by Max Brantley
Gov. Mike Beebe is not going to get left on the immigrant issue.
After the Associated Press noted yesterday that there conceivably could be new damaging impact from the proposed anti-immigrant initiative -- a constitutional prohibition that could apply to unauthorized kids attending Arkansas colleges at in-state tuition -- he called in the new director of the Department of Higher Education and told him to crack the whip. (Beebe's direct role in spurring the action wasn't clear in the D-G account this morning, but the wire service provides the detail.) Marching orders to the new man: Tell the colleges to root out these desperate criminals or lose state funding. Beebe had no idea this was going on, his mouthpiece insists.
This is reminisicent of when Beebe, as a senator, professed utter shock and amazement about the get-rich insiders' ad litem scheme crafted by Mike Todd, Nick Wilson and Co. Everybody knew something about it. Nothing passed the Senate then without knowledge, if not tacit approval, of Beebe and his now chief of staff Morril Harriman.
Now he says he had no idea that Arkansas colleges were winking at the possibility that some Arkansas high school graduates, brought to the U.S. by working parents, might not have citizenship or valid immigration status. UCA President Lu Hardin talked proudly and often about it. Officials from various UA campuses talked about it. (I can distinctly recall a rep from one campus calling the Times to say, "Please add the next time you mention UCA's policy that we do the same thing.") It's simply not credible that Beebe had no idea this was going on.
The wink was the better course. I still don't believe the law requires establishing proof of citizenship to enter college or that it creates an affirmative duty to sniff out whether somebody might be seeking in-state tuition (though indubitably an Arkansas resident) without benefit of federal papers. The law indeed probably requires that a campus not knowingly provide in-state tuition to an unauthorized immigrant, but that has carefully been avoided.
So the lingering questions: Are the Arkansas campuses now going to follow the cumbersome ID-checking process required of private business? Or will they merely require students to write down a Social Security number? Will they check those numbers? Will Higher Ed bring on new staff to check that every college form has 1) a Social Security number and 2) that it is a bona fide number?
Beebe, to his credit, still opposes the punitive, inefficent and needless petition to hammer people in Arkansas seeking better lives. But his pandering here is unattractive, no matter how politically expedient. Acknowledged: He didn't rise to his lofty position -- or achieve a remarkable degree of success in his first two years -- by listening strictly to principle or the likes of kneejerk liberals like me.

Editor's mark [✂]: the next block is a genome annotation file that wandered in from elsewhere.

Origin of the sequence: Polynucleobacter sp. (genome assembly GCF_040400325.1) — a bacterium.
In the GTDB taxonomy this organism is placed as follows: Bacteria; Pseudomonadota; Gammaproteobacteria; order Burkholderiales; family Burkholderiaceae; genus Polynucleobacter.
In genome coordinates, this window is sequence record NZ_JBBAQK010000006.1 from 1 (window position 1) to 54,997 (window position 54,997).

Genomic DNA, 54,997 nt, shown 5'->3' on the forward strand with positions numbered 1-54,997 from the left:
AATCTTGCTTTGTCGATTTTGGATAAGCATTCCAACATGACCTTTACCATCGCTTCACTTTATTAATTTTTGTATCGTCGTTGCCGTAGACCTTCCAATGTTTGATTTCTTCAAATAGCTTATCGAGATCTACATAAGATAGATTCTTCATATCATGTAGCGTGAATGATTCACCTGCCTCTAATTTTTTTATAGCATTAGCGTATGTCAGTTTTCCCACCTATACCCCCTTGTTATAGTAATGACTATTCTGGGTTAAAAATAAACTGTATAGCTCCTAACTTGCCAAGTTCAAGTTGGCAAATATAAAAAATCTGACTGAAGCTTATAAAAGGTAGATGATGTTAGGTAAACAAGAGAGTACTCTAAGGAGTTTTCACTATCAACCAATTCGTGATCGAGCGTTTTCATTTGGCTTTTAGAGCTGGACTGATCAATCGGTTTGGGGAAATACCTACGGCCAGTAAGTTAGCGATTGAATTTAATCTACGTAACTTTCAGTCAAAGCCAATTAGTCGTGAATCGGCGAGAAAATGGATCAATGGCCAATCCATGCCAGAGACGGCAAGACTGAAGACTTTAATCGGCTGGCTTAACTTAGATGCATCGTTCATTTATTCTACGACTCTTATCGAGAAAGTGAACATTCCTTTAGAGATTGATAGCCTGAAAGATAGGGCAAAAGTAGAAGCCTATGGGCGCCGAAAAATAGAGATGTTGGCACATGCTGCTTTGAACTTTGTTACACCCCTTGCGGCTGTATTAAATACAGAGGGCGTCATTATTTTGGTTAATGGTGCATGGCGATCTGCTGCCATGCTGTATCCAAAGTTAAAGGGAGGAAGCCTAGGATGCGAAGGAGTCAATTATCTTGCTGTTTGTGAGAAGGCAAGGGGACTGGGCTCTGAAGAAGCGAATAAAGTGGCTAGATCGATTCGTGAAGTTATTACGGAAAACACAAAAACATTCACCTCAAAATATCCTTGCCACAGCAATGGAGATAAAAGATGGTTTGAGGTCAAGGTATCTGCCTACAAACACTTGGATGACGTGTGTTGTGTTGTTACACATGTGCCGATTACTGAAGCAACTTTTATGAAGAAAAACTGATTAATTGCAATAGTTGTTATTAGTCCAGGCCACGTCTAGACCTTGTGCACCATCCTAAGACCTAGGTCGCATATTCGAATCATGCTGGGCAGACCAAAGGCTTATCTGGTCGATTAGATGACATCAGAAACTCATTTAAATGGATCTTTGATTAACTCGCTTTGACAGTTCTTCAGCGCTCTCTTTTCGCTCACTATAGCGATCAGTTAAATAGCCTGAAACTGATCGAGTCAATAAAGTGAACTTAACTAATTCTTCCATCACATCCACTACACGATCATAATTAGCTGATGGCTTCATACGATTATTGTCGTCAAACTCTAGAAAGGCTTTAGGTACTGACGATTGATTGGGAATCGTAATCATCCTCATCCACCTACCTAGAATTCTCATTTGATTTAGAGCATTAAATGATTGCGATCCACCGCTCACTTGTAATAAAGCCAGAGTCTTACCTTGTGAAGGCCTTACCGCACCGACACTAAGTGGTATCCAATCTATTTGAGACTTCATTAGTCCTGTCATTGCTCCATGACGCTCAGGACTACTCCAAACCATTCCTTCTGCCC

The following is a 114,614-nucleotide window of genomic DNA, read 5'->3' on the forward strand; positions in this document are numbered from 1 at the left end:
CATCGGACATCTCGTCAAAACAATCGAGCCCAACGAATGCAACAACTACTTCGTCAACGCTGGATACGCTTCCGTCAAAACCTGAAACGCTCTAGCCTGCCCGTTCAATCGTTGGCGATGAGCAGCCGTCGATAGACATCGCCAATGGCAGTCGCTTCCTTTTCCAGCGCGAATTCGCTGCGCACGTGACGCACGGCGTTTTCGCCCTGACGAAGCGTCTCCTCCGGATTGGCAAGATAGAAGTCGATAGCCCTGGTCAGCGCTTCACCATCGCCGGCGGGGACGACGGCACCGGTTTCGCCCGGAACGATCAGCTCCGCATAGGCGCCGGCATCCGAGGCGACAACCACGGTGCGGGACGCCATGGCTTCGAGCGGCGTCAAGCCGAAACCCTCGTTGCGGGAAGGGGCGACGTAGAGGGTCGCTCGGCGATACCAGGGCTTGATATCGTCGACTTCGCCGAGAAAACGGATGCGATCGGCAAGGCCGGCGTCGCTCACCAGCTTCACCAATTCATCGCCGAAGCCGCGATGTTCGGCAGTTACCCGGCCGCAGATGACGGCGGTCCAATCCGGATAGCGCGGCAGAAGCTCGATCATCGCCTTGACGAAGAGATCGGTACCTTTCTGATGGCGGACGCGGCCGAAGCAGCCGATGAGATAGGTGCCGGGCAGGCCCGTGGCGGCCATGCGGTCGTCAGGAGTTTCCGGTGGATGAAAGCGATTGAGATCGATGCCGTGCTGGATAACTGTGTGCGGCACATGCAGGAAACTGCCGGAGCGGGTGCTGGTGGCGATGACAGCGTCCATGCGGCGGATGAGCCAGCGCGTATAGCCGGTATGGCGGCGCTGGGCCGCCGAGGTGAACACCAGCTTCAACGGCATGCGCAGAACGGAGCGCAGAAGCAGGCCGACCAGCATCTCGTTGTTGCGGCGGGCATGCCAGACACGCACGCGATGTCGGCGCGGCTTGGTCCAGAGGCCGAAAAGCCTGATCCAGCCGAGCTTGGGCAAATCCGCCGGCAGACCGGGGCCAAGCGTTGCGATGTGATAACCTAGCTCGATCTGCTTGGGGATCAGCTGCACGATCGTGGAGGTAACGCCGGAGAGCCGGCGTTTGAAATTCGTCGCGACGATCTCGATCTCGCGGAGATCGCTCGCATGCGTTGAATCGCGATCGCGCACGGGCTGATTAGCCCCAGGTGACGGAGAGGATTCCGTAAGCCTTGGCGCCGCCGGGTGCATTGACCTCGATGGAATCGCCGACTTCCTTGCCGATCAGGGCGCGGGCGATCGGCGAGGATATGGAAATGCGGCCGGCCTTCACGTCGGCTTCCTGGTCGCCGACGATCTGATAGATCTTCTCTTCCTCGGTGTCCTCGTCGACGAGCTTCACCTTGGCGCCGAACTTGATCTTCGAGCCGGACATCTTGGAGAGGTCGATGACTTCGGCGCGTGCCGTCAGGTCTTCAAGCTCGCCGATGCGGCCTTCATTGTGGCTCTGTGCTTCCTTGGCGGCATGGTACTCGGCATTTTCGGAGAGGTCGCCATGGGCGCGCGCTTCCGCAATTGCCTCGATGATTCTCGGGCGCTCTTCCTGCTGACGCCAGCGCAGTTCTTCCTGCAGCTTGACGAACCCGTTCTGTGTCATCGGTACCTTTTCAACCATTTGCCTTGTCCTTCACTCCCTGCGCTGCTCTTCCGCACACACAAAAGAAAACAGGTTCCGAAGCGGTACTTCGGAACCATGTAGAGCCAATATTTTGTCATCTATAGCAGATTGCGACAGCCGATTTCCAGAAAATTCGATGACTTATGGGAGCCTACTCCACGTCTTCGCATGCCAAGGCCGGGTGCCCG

UPDATE: A reader asked for a copy of the letter sent from Higher Ed. It's on the jump.
LETTER FROM HIGHER ED DIRECTOR JIM PURCELL
Presidents and Chancellors:
It has come to the attention of the Arkansas Department of Higher Education that some institutions may be offering in-state tuition to students without attempting to verify their status as being legally present in the United States.
According to the Illegal Immigration Reform and Immigrant Responsibility Act of 1996 and the Omnibus Consolidated Appropriation Act, 1997 (8 U.S.C. § 1623): “Notwithstanding any other provision of law, an alien who is not lawfully present in the United States shall not be eligible on the basis of residence within a State (or a political subdivision) for any postsecondary education benefit unless a citizen or national of the United States is eligible for such a benefit (in no less an amount, duration, and scope) without regard to whether the citizen or national is such a resident.”
If your institution does in fact grant in-state tuition benefits to any student not legally present in the United States, under federal law, the same in-state tuition benefits must be granted to any student who is a citizen of the United States, without regard to the state of residency. Otherwise, you are in violation of Federal law.
The Arkansas Department of Higher Education requests that in the future, all admissions forms for your institution include the question of residency, U.S. citizenship, and require a valid Social Security number or student visa number, in a good faith effort to comply with federal law. Please provide copies of the revised applications to ADHE to have on file.
Henceforth, students who are admitted to a publicly supported college or university that do not have such information on file will not be considered as legally enrolled students for the purpose of determining the biennial funding by ADHE.
I appreciate your assistance in this matter.
Dr. Jim Purcell, Director
Arkansas Dept. of Higher Education